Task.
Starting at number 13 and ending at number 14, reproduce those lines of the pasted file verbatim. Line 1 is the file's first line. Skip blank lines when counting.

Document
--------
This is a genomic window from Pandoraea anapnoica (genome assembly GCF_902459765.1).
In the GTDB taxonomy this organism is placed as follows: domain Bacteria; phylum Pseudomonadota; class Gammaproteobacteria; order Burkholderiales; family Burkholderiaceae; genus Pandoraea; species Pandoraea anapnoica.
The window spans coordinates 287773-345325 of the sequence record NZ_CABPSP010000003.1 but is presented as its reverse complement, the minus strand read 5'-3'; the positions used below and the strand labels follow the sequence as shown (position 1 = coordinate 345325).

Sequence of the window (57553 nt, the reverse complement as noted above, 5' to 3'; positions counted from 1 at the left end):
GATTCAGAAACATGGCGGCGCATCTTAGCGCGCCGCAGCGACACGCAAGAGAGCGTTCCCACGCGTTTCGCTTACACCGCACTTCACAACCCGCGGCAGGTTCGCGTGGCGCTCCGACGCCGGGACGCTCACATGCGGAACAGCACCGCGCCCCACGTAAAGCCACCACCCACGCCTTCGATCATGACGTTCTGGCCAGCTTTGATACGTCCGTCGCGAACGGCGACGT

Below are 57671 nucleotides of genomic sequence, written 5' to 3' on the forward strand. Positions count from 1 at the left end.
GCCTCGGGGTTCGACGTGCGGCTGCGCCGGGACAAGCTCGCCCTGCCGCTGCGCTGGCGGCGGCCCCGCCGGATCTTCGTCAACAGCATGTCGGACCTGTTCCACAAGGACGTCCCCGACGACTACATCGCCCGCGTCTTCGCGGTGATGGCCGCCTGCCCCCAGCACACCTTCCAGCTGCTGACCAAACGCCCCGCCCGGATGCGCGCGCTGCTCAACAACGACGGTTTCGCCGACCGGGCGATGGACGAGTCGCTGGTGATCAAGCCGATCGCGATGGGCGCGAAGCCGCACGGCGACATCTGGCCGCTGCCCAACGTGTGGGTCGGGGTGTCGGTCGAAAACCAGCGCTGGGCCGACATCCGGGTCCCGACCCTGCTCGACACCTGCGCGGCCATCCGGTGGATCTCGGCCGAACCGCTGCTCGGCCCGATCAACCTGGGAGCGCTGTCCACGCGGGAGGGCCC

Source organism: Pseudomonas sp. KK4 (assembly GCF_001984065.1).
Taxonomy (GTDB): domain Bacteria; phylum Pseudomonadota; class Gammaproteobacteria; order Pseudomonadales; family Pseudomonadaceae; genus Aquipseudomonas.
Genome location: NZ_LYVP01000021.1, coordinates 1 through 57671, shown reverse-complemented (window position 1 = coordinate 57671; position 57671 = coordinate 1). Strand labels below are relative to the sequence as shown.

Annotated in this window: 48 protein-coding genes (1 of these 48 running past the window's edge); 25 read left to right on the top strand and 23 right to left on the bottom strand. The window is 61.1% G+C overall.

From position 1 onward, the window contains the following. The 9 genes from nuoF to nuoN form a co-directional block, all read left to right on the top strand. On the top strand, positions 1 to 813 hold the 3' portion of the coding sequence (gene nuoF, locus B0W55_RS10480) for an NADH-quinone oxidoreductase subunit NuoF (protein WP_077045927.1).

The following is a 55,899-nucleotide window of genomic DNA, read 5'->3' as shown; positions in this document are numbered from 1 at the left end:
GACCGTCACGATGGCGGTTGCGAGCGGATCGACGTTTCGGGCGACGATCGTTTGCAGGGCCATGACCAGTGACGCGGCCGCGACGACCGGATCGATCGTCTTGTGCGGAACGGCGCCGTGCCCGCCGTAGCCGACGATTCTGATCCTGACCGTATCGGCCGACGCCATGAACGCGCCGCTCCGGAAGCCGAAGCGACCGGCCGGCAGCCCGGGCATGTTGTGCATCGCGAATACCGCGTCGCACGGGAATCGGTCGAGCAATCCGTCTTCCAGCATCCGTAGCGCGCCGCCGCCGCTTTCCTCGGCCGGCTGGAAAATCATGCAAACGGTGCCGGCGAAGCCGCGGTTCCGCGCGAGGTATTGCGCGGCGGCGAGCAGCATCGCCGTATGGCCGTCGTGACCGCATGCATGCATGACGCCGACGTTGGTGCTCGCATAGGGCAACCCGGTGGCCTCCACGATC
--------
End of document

The following is a 55,899-nucleotide window of genomic DNA, read 5'->3' as shown; positions in this document are numbered from 1 at the left end:
GACCGTCACGATGGCGGTTGCGAGCGGATCGACGTTTCGGGCGACGATCGTTTGCAGGGCCATGACCAGTGACGCGGCCGCGACGACCGGATCGATCGTCTTGTGCGGAACGGCGCCGTGCCCGCCGTAGCCGACGATTCTGATCCTGACCGTATCGGCCGACGCCATGAACGCGCCGCTCCGGAAGCCGAAGCGACCGGCCGGCAGCCCGGGCATGTTGTGCATCGCGAATACCGCGTCGCACGGGAATCGGTCGAGCAATCCGTCTTCCAGCATCCGTAGCGCGCCGCCGCCGCTTTCCTCGGCCGGCTGGAAAATCATGCAAACGGTGCCGGCGAAGCCGCGGTTCCGCGCGAGGTATTGCGCGGCGGCGAGCAGCATCGCCGTATGGCCGTCGTGACCGCATGCATGCATGACGCCGACGTTGGTGCTCGCATAGGGCAACCCGGTGGCCTCCACGATC